SHEA, J. pro tem.
These are six consolidated cases involving pension rights of the plaintiffs. The Wisley and Woodward cases are actions by retired policemen and firemen to recover excess salary deductions. The Woods and Wright cases are actions by active members of the police and fire departments to recover excess salary deductions and to have a judicial declaration of their present and future pension rights. The Klein and Donnelly cases are actions by retired policemen and firemen to recover unpaid pension benefits as well as excess salary deductions.
The plaintiffs sought and recovered judgments on the ground that their pension rights became vested at the time they were employed by the city; that the amount each was required to contribute to the retirement fund was fixed at that time; and that various charter amendments which increased the percentage of salary deductions for pension purposes were illegal as applied to the plaintiffs.
In 1923 the then existing pension system of the city of San Diego was changed and policemen and firemen were required to contribute one per cent monthly by salary deduction into the pension fund. In 1931 the city of San Diego adopted a charter which made provision for pensions and increased the monthly salary deduction from 1 per cent to 2 per cent; by charter amendments in 1935 the deductions were increased from 2 per cent to 4 per cent; in 1945 from 4 per cent to 6 per cent; and in 1947 the amount was increased from 6 per cent to 8 per cent.
The trial court found that none of the amendments which increased the amount and percentage of the salary deductions was accompanied by the addition of any corresponding or commensurate advantages of any kind. The court concluded
In four of the cases the court also decreed that certain plaintiffs were entitled to a fluctuating pension rather than the fixed monthly pension they had been receiving and ordered an accounting for the difference. In the other two cases this had already been done in a prior action. With respect to the plaintiffs who had not yet retired, the court also gave a declaratory judgment defining their future pension rights.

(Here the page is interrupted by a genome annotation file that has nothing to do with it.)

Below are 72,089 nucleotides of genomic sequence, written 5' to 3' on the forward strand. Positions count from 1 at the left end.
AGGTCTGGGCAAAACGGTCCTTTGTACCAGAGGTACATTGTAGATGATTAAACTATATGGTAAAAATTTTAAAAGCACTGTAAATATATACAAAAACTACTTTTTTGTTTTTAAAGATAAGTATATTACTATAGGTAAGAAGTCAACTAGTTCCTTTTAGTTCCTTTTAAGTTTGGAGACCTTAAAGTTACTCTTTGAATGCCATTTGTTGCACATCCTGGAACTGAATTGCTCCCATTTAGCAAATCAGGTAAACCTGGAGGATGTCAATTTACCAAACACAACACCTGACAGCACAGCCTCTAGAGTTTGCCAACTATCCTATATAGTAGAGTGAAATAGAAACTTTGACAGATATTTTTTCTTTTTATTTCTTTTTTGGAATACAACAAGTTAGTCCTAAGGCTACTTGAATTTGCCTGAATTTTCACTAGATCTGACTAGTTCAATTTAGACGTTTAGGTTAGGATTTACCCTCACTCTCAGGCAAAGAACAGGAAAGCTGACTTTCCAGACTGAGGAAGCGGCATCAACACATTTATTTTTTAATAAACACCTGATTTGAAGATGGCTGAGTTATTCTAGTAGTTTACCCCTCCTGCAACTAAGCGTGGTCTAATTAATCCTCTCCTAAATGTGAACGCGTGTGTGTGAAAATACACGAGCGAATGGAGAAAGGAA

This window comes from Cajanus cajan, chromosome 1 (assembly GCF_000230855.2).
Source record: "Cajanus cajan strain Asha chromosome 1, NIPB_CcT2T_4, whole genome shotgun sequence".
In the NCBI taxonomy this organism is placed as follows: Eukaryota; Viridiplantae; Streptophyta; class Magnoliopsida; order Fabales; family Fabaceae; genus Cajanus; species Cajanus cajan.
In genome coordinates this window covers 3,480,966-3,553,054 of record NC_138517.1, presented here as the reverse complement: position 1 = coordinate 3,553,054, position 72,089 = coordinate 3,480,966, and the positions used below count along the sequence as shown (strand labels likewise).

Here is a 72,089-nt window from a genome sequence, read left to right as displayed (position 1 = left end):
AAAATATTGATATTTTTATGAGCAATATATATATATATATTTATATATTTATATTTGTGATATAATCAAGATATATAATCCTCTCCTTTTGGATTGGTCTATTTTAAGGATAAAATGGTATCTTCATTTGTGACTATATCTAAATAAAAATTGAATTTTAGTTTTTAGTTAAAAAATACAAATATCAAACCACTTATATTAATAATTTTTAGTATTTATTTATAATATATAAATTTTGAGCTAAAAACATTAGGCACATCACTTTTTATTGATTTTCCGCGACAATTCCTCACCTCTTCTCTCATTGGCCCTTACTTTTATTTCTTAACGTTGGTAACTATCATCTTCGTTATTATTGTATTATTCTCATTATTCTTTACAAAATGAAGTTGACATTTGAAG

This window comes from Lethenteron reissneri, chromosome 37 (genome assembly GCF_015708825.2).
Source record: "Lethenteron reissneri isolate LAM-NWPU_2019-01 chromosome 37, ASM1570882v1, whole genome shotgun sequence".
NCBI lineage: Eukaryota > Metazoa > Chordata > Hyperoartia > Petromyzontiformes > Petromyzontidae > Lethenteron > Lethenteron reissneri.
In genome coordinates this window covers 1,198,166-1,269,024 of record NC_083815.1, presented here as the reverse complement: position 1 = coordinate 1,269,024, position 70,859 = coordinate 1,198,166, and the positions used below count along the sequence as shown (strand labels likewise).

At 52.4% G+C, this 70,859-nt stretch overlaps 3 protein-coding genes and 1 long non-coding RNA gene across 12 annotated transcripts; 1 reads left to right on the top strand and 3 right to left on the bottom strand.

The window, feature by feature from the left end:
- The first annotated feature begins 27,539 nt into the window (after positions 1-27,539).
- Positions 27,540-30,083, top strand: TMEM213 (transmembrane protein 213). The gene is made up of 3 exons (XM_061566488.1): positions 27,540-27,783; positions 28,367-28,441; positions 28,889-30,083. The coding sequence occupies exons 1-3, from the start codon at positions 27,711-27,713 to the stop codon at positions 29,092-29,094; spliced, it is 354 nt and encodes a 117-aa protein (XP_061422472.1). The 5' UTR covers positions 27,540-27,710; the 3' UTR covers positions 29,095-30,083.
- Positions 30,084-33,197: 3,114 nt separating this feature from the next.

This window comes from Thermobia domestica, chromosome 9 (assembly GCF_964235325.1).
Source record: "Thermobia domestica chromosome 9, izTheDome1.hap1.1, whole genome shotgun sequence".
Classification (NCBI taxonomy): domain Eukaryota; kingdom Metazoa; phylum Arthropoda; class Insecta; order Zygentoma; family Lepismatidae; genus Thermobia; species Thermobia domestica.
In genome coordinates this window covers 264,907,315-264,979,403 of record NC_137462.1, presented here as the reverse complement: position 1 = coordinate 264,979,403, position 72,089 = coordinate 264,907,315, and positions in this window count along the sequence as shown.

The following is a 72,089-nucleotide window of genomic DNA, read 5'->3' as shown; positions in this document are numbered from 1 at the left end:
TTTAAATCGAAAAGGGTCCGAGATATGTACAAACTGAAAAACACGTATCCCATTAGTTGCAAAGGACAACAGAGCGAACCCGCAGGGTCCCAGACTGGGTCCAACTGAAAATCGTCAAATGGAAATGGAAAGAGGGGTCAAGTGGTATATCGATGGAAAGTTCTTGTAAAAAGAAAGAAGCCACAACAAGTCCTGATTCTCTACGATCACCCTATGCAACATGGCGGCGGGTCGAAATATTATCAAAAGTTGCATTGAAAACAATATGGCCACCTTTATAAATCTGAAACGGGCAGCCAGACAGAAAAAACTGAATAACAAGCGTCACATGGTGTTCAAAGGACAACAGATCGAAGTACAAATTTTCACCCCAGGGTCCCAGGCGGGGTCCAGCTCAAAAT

The various accountings were subsequently made and money judgments were entered for each plaintiff for the amount of excess salary deductions plus interest. Judgments were also given for the recovery of unpaid pension benefits in the cases of those plaintiffs who were determined to be entitled to a fluctuating rather than a fixed pension.
The defendants have appealed from the entire judgment. However, the only point raised in the briefs is whether or not the increases in the percentage of salary deductions were reasonable and constitutional. The defendants contend that the plaintiffs had the burden of proving that the charter amendments which increased the amount and percentage of the salary deductions were unreasonable and unconstitutional and that, as a matter of law, the plaintiffs have not sustained their burden of proof.
It is obvious that the increase in the percentage of the employee's contribution to the retirement fund is a detriment, and it is undisputed in this case that by successive amendments these contributions were gradually increased from 1 per cent to 8 per cent. It thus becomes necessary to ascertain whether these detriments have been accompanied by commensurate benefits to the employees. While the defendants concede that the 1935 amendment did nothing more than increase the salary contribution from 2 per cent to 4 per cent and conferred no commensurate benefit to the employees, the defendants contend that through the years there has been a continual expansion of pension benefits for all employees and that these expanded benefits make the increases in salary contributions reasonable. In support of this contention, they have set forth an historical chronology of the changes that have been enacted in the San Diego pension system since its inception. This chronology is almost identical with the one that was considered by this court in Abbott v. City of San Diego, 165 Cal.App.2d 511 [332 P.2d 324]. In fact, a comparison of the briefs shows that, with a few minor exceptions, the chronology recited in this case is a verbatim repetition of the one set forth in the Abbott v. City of San Diego case. A description of the nature and extent of the statutory changes in the pension program is amply set forth in that case at pages 518 and 519, and it need not be repeated here. It will suffice to say that in Abbott v. City of San Diego, supra, this court held that in the recital of historical changes in the pension program it was not